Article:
Site icon Miles Copeland, III


Burqa seller

Anyone who grew up in the third world or worked there for any length of time will know all too well the virtual futility of trying to make those countries anything like democratic or hold Western values on non discrimination, free markets and the like. As the vice president of Egypt once told my CIA father, “if you don’t discriminate by race, creed or color – then how do you discriminate?” The idea on not discriminating was completely alien! Or the USIA guys who proudly went back to the village where they had paid to install pipes so women would not have to walk miles to get water to bring back to their villages with jars on their heads – only to find the pipes dug up and the men watching TV. “Why do we need pipes when we have women to get the water?  What we really want is a TV” they were told.

So wasting blood and money in Afghanistan was something many knew right from the start but as the US usually finds out – it is easy to get in, but it is very hard to get out. Trump was not the first to want to get out of Afghanistan. He said he was going to do it but in the end did not. Perhaps he was just a big mouth pussy; but for sure he got pushback from all sorts of people. Let’s be honest. Getting out of Afghanistan, no matter if Republican or Democrat, was going to be messy. And many people and companies with sympathies on both sides of the isle were making lots of money out of being there. They did not want to loose that money AND the politicians did not want to face the inevitable bad press they would get by pulling out. Biden did pull out and look what happened. Bad press from both right and left.

People forget that when the British pulled out of India in 1948 warnings of what would happen came to pass in spades. Was it messy? A million people murdered, the country breaking into three, Pakistan, East Pakistan (now Bangladesh) and India – and breaking up along religious lines was certainly a lot more than messy, it was a human disaster. By comparison the US getting out of Afghanistan is pale by comparison.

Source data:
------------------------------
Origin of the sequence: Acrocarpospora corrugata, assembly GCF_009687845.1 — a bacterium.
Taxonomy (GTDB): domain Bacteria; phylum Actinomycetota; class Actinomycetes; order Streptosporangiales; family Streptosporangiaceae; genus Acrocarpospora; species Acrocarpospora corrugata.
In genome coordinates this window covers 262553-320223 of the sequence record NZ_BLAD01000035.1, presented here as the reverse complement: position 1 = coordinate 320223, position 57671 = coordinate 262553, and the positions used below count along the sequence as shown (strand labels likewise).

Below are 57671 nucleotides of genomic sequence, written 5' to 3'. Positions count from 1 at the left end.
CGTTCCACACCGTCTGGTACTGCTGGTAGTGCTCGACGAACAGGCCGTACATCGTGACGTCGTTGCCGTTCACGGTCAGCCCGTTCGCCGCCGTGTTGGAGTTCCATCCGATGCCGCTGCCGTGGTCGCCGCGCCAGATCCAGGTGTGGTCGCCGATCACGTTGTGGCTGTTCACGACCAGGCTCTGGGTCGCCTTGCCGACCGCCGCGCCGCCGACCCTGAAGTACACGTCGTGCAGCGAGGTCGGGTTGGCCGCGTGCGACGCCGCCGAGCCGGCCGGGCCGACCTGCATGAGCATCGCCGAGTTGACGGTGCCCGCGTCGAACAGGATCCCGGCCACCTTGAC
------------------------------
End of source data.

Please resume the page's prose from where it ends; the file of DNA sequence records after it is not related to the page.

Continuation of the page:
Meanwhile the speed with which the Taliban took over the country shows just how futile was the US effort. Apparently there was a lot more support for the Taliban than we wanted to admit. We took a horses to water and only saw the ones drinking. The Russians did the same in Eastern Europe. Once the noose was loosened Poland, the Baltic states, Hungary, the Czechoslovakia etc – after 50 years of Russian domination and propaganda all marched straight to join the West and NATO.

Tito held together Yugoslavia. As soon as he was dead civil war erupted and the whole country broke up along ethnic and or religions lines. One country broke into many countries and they still hate each other. Meanwhile, one of the great tragedies that many decry is the outflow of refugees fleeing repression or reprisals from the new regime taking over. From a humanitarian basis one has to sympathize with their plight. At the same time, taking the long view, one has to say that you make your bed now sleep in it. 

What would have happened in the US if the suffragettes fled to Canada so they could vote? Or if Martin Luther King had done the same? In both cases staying to push for change at home is what happened. That being said, I would think the Taliban would be happy to see all those that don’t buy into their bullshit view of the world flee as that makes it easier for them to install their bullshit ideas.

The reality is that if change is going to happen in Afghanistan (women’s rights, etc) it is going to have to come from within – just as it did in the United States. Those people that flee only make bad things more possible in the countries they flee from. Will there be death, beatings, pain? Yes of course but so was it true in the US. Change is messy, it comes with struggle, running away does not lead to change. As heartless as that might seem we would do well to remember that reality.

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